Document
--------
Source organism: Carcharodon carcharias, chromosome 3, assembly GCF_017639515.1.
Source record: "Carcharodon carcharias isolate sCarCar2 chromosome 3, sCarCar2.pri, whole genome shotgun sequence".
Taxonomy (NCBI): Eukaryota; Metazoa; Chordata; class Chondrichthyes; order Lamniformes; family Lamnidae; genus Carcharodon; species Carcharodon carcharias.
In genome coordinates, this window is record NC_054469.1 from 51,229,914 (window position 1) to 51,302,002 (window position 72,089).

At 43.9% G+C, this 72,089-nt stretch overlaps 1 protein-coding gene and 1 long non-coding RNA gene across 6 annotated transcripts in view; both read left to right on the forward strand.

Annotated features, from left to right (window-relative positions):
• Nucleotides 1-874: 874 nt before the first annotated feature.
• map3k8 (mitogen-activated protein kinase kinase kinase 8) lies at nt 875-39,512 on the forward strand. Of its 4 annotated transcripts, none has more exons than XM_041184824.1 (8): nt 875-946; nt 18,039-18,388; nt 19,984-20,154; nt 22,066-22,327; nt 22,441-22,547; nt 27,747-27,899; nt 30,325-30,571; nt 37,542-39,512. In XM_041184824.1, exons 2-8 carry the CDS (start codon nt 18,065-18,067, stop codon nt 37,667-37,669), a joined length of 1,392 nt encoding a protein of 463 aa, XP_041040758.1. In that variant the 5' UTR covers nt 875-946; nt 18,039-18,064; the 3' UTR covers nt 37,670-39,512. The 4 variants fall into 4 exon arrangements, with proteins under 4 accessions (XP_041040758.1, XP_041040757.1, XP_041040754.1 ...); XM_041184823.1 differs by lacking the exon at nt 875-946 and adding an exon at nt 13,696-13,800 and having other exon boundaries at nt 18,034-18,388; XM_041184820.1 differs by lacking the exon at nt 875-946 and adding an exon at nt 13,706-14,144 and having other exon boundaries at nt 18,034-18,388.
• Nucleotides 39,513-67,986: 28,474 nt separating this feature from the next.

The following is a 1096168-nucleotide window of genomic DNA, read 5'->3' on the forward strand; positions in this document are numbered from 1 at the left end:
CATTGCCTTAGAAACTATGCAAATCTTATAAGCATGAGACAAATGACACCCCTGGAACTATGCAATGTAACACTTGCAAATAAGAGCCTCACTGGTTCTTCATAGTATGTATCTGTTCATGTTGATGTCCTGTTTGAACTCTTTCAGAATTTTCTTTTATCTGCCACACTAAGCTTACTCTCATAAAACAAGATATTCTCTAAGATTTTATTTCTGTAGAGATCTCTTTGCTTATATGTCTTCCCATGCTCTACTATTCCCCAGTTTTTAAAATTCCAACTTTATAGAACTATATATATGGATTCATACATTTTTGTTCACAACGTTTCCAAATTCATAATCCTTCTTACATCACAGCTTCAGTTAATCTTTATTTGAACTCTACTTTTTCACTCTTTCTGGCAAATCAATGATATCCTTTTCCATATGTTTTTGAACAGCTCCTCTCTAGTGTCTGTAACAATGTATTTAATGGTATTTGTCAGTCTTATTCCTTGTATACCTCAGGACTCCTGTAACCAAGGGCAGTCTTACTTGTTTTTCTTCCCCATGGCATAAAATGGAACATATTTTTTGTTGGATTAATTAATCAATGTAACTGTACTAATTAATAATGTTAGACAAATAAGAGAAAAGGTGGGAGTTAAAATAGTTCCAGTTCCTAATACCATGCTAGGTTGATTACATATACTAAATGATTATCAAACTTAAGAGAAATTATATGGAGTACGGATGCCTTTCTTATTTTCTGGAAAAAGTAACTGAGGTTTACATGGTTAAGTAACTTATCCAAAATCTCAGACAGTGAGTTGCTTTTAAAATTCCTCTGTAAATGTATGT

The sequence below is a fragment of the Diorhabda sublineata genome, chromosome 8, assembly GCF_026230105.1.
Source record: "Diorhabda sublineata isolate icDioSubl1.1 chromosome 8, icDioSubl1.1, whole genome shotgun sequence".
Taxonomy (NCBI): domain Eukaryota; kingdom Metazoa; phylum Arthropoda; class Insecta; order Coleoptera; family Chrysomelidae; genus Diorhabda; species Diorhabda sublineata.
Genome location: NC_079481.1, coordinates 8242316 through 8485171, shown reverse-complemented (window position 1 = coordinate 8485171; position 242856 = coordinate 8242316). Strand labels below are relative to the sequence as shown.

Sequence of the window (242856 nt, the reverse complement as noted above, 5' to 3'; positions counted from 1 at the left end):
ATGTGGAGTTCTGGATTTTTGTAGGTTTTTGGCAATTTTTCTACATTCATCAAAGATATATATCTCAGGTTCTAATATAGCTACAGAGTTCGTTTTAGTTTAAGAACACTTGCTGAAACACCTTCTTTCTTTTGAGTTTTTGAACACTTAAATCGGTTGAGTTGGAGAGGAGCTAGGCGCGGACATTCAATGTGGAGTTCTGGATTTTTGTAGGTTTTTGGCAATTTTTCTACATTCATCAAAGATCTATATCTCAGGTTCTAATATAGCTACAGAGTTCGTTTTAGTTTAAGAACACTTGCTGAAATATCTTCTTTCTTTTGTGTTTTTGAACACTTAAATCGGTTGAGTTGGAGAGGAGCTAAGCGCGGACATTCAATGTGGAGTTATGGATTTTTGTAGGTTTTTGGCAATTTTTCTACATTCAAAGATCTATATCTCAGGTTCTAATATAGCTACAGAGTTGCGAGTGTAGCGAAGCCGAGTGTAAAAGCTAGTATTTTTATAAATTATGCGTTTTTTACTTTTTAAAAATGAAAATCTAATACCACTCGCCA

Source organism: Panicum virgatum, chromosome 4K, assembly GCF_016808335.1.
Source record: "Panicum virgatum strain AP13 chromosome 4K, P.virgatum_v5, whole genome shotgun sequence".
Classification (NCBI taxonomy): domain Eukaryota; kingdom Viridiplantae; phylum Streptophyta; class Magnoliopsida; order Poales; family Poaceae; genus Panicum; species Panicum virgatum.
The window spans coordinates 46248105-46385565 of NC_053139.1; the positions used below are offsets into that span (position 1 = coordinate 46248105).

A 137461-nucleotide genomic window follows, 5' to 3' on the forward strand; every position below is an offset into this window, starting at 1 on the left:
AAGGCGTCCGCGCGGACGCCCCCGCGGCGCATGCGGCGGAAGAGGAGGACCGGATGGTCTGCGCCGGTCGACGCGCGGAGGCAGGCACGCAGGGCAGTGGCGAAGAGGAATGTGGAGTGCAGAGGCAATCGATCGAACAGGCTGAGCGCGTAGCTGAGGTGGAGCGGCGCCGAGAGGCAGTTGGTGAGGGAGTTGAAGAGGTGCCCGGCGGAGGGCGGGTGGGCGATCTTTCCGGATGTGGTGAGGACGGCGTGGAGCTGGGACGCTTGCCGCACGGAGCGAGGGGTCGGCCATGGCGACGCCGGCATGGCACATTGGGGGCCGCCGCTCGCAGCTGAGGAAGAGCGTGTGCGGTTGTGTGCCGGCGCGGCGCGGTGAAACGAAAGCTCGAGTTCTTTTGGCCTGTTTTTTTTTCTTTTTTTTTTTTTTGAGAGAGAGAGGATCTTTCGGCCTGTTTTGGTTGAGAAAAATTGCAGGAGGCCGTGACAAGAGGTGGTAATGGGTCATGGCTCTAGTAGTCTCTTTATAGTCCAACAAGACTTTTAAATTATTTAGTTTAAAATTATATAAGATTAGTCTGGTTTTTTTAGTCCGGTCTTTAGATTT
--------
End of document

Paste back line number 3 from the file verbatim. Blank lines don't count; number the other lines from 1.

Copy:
Taxonomy (NCBI): Eukaryota; Metazoa; Chordata; class Chondrichthyes; order Lamniformes; family Lamnidae; genus Carcharodon; species Carcharodon carcharias.